The next step was to select the correct output of the operational blocks based on the opcode. The MUXs at the output of the three blocks switches what is sent out of the ALU. Then the signal is buffered.
|Operation||Control||Adder Input A||Adder Input B||Adder Carry In|
|Add without Carry||0111||A||B||0|
|Add with Carry||1000||A||B||Carry In|
|Subtract without Borrow||1001||A||~B||1|
Figure: Block diagram of the ALU.
Schematic Level Simulation
Once the schematic design was completed, I verified that all the blocks worked. I wanted to write a script that would simulate every input to make sure the ALU was working. I used vector files to have HSpice give an input to the circuit and check the value generated by the ALU. This was challenging and took a lot of time. The script would work for a block but then needed a lot of rework to be used when the block was integrated into a larger block (ex. AND block into logic operational block). This method only worked for the operational blocks and a different method was needed for final integration.
In hindsight I don’t think it is the best to simulate every input. For the 6-bit ALU approximately 1 ms of simulation is need. This is unrealistic because 5 us took 30 seconds to simulate and 1 ms would have taken almost 2 hours per run. A better approach would have been to have common cases and edge cases covered.
The next step was to manually simulate the ALU. In the .spi file pulse functions were used to generate inputs for the ALU. The simulation was run for 500 ns and the values checked. If the values were as expected, then the ALU was determined to be able to perform that operation. The ALU was able to perform all operations listed in the table located in the Introduction.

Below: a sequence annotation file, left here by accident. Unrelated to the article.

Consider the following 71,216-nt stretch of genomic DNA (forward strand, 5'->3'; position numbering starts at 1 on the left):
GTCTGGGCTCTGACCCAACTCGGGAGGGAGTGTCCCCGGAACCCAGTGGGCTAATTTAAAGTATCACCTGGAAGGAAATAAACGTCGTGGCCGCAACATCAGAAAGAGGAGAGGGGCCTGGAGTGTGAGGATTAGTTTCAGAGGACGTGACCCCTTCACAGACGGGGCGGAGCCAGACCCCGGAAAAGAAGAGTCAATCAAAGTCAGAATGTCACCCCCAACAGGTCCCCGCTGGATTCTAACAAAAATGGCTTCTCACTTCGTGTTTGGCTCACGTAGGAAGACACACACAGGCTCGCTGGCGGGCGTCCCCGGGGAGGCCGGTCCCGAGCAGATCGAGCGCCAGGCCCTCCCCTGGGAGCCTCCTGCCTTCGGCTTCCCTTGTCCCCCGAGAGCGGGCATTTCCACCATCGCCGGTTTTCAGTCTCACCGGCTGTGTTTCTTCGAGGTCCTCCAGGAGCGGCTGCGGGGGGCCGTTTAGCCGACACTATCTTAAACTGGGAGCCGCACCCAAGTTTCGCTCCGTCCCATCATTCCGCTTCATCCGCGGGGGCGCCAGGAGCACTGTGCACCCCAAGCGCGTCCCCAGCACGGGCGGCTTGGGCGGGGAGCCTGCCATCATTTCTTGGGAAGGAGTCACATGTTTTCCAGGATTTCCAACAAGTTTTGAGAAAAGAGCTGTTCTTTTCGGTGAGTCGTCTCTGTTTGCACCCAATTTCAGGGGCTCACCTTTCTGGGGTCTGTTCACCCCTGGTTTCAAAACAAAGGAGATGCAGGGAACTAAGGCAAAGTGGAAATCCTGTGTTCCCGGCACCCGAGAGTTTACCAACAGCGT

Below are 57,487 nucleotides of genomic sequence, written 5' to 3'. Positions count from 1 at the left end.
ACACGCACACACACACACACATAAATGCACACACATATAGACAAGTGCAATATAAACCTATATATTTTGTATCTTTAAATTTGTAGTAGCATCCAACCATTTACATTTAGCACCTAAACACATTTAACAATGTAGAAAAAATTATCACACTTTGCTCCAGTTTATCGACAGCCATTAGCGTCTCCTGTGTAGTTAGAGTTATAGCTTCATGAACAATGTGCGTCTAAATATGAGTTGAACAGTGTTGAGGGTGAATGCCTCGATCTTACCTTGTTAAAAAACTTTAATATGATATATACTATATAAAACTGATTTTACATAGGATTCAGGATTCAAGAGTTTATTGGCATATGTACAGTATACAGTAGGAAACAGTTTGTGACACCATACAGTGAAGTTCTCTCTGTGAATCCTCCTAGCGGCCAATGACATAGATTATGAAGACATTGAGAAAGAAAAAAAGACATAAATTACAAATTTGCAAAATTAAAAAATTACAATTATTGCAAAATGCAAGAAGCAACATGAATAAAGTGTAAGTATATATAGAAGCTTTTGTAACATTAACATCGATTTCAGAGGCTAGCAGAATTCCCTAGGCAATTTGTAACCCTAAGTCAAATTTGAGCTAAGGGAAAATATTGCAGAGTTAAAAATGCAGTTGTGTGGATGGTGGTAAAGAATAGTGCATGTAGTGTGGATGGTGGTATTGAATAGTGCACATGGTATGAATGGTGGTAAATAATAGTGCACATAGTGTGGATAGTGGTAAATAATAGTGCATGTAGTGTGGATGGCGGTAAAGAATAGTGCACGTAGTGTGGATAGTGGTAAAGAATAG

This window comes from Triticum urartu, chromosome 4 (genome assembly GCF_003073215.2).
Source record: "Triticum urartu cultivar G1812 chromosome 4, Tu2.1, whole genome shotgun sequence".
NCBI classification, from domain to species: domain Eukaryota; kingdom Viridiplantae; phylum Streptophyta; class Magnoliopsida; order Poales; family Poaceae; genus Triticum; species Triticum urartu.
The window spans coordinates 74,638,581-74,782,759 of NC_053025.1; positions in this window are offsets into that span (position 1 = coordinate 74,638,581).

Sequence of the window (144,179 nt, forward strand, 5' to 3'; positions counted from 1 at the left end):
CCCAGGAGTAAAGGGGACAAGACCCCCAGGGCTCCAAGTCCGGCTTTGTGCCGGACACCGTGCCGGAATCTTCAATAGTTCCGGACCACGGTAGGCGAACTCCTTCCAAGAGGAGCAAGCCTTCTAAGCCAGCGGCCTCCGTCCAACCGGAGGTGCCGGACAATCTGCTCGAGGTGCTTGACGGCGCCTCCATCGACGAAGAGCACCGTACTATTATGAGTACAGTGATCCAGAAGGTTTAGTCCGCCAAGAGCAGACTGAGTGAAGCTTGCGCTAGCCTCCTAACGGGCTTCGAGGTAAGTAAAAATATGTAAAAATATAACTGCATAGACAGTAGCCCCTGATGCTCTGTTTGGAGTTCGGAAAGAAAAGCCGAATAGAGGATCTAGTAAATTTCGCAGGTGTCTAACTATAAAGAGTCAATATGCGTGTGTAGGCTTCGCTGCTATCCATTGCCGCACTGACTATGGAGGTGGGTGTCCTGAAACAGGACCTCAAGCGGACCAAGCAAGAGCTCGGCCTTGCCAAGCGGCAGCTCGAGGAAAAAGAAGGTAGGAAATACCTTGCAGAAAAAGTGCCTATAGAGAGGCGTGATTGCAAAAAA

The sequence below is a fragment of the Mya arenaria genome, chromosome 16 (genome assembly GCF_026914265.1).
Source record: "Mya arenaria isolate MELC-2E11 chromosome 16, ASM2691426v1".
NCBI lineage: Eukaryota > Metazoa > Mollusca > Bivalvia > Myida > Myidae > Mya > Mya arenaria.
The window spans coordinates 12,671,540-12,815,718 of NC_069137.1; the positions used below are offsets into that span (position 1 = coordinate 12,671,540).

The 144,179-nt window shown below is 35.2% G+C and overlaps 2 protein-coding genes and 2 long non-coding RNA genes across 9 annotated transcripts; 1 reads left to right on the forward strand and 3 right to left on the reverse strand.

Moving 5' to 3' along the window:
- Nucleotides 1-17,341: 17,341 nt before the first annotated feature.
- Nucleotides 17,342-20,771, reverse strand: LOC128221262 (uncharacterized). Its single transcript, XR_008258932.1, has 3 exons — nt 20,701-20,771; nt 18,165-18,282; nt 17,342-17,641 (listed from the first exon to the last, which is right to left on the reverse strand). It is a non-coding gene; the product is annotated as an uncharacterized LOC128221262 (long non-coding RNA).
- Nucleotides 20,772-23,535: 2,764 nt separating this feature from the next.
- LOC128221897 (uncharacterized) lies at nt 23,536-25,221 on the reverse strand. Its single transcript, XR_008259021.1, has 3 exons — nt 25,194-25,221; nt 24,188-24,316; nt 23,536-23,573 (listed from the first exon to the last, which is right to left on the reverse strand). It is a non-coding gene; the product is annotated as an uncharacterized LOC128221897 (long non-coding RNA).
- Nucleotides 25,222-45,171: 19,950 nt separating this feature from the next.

The size of the final design ended up being 200 um x 130 um. The ALU contains approximately 1550 transistors.
Layout of ALU Slice
Layout of a 2-bit ALU slice. From left to right is the adder, two logic blocks, two shifting blocks, and output MUXs
Layout of the ALU
Layout of the ALU. At the far left are the input MUXs to the adders. Moving right there are three copies of the ALU slice stacked vertically. Then the output buffers for the ALU operation result. At the right is the flag logic and output buffers for the flags.
Post-layout simulation is used get a more accurate understanding of how the circuit will operate in real life. Post-layout simulation contains the parasitics of wires and components. Based on the testing done the max propagation time was found for each operation. This was used to calculate the max operating frequency of the ALU. It is able to run at 520 MHz.